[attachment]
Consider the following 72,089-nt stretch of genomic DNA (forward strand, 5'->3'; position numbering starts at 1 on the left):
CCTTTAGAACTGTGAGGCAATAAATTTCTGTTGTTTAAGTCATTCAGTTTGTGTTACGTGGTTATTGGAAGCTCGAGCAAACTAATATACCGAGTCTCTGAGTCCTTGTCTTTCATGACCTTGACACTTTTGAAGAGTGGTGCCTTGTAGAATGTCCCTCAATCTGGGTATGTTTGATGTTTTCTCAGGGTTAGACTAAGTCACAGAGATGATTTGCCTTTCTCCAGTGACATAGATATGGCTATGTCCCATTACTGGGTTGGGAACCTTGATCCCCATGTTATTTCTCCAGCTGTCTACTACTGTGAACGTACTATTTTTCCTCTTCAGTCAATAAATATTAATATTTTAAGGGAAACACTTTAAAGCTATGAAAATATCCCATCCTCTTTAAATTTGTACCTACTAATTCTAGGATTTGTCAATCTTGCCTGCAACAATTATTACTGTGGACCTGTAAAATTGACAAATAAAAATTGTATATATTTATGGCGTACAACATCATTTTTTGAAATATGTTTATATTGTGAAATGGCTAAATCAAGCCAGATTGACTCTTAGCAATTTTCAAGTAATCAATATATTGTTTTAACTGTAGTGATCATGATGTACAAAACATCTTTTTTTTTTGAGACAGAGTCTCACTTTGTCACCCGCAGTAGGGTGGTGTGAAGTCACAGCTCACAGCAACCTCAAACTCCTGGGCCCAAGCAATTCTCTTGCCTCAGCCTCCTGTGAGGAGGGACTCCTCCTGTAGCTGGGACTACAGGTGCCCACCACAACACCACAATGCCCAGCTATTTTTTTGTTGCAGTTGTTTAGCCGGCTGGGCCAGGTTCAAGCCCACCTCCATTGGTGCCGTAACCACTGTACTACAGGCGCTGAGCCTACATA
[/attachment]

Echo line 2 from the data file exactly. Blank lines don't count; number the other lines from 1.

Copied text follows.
CCTTTAGAACTGTGAGGCAATAAATTTCTGTTGTTTAAGTCATTCAGTTTGTGTTACGTGGTTATTGGAAGCTCGAGCAAACTAATATACCGAGTCTCTGAGTCCTTGTCTTTCATGACCTTGACACTTTTGAAGAGTGGTGCCTTGTAGAATGTCCCTCAATCTGGGTATGTTTGATGTTTTCTCAGGGTTAGACTAAGTCACAGAGATGATTTGCCTTTCTCCAGTGACATAGATATGGCTATGTCCCATTACTGGGTTGGGAACCTTGATCCCCATGTTATTTCTCCAGCTGTCTACTACTGTGAACGTACTATTTTTCCTCTTCAGTCAATAAATATTAATATTTTAAGGGAAACACTTTAAAGCTATGAAAATATCCCATCCTCTTTAAATTTGTACCTACTAATTCTAGGATTTGTCAATCTTGCCTGCAACAATTATTACTGTGGACCTGTAAAATTGACAAATAAAAATTGTATATATTTATGGCGTACAACATCATTTTTTGAAATATGTTTATATTGTGAAATGGCTAAATCAAGCCAGATTGACTCTTAGCAATTTTCAAGTAATCAATATATTGTTTTAACTGTAGTGATCATGATGTACAAAACATCTTTTTTTTTTGAGACAGAGTCTCACTTTGTCACCCGCAGTAGGGTGGTGTGAAGTCACAGCTCACAGCAACCTCAAACTCCTGGGCCCAAGCAATTCTCTTGCCTCAGCCTCCTGTGAGGAGGGACTCCTCCTGTAGCTGGGACTACAGGTGCCCACCACAACACCACAATGCCCAGCTATTTTTTTGTTGCAGTTGTTTAGCCGGCTGGGCCAGGTTCAAGCCCACCTCCATTGGTGCCGTAACCACTGTACTACAGGCGCTGAGCCTACATA